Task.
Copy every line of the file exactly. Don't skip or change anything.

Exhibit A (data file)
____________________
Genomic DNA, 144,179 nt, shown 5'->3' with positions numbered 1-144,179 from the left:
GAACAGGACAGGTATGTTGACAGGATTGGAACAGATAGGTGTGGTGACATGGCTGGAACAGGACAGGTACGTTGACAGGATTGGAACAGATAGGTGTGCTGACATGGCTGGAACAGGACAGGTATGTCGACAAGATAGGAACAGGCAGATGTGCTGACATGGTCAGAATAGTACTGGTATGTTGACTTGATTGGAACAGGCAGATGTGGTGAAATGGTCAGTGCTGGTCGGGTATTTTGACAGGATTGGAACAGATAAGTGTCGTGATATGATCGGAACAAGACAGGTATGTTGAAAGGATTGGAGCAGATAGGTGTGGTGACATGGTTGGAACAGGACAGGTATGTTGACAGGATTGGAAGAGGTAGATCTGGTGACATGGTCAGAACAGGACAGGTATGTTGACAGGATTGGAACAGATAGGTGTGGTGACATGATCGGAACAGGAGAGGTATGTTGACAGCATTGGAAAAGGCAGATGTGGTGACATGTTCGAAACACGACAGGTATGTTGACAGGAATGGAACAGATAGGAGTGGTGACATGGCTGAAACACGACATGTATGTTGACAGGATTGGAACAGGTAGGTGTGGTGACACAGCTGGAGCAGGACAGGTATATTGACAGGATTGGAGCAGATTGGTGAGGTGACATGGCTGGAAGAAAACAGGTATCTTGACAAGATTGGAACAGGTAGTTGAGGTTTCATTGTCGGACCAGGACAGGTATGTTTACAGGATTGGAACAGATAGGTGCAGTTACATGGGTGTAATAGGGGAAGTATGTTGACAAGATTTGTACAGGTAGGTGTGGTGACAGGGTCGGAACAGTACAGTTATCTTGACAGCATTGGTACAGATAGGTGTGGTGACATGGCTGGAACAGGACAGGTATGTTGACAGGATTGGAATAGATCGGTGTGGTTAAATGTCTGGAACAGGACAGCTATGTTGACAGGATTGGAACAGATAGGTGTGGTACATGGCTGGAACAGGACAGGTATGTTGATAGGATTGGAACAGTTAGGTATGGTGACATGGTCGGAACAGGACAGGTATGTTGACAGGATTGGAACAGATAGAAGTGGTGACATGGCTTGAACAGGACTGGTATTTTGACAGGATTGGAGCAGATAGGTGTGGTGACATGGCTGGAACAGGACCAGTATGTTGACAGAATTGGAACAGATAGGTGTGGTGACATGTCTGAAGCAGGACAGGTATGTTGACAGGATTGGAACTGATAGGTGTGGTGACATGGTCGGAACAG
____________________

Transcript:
Genomic DNA, 144,179 nt, shown 5'->3' with positions numbered 1-144,179 from the left:
GAACAGGACAGGTATGTTGACAGGATTGGAACAGATAGGTGTGGTGACATGGCTGGAACAGGACAGGTACGTTGACAGGATTGGAACAGATAGGTGTGCTGACATGGCTGGAACAGGACAGGTATGTCGACAAGATAGGAACAGGCAGATGTGCTGACATGGTCAGAATAGTACTGGTATGTTGACTTGATTGGAACAGGCAGATGTGGTGAAATGGTCAGTGCTGGTCGGGTATTTTGACAGGATTGGAACAGATAAGTGTCGTGATATGATCGGAACAAGACAGGTATGTTGAAAGGATTGGAGCAGATAGGTGTGGTGACATGGTTGGAACAGGACAGGTATGTTGACAGGATTGGAAGAGGTAGATCTGGTGACATGGTCAGAACAGGACAGGTATGTTGACAGGATTGGAACAGATAGGTGTGGTGACATGATCGGAACAGGAGAGGTATGTTGACAGCATTGGAAAAGGCAGATGTGGTGACATGTTCGAAACACGACAGGTATGTTGACAGGAATGGAACAGATAGGAGTGGTGACATGGCTGAAACACGACATGTATGTTGACAGGATTGGAACAGGTAGGTGTGGTGACACAGCTGGAGCAGGACAGGTATATTGACAGGATTGGAGCAGATTGGTGAGGTGACATGGCTGGAAGAAAACAGGTATCTTGACAAGATTGGAACAGGTAGTTGAGGTTTCATTGTCGGACCAGGACAGGTATGTTTACAGGATTGGAACAGATAGGTGCAGTTACATGGGTGTAATAGGGGAAGTATGTTGACAAGATTTGTACAGGTAGGTGTGGTGACAGGGTCGGAACAGTACAGTTATCTTGACAGCATTGGTACAGATAGGTGTGGTGACATGGCTGGAACAGGACAGGTATGTTGACAGGATTGGAATAGATCGGTGTGGTTAAATGTCTGGAACAGGACAGCTATGTTGACAGGATTGGAACAGATAGGTGTGGTACATGGCTGGAACAGGACAGGTATGTTGATAGGATTGGAACAGTTAGGTATGGTGACATGGTCGGAACAGGACAGGTATGTTGACAGGATTGGAACAGATAGAAGTGGTGACATGGCTTGAACAGGACTGGTATTTTGACAGGATTGGAGCAGATAGGTGTGGTGACATGGCTGGAACAGGACCAGTATGTTGACAGAATTGGAACAGATAGGTGTGGTGACATGTCTGAAGCAGGACAGGTATGTTGACAGGATTGGAACTGATAGGTGTGGTGACATGGTCGGAACAG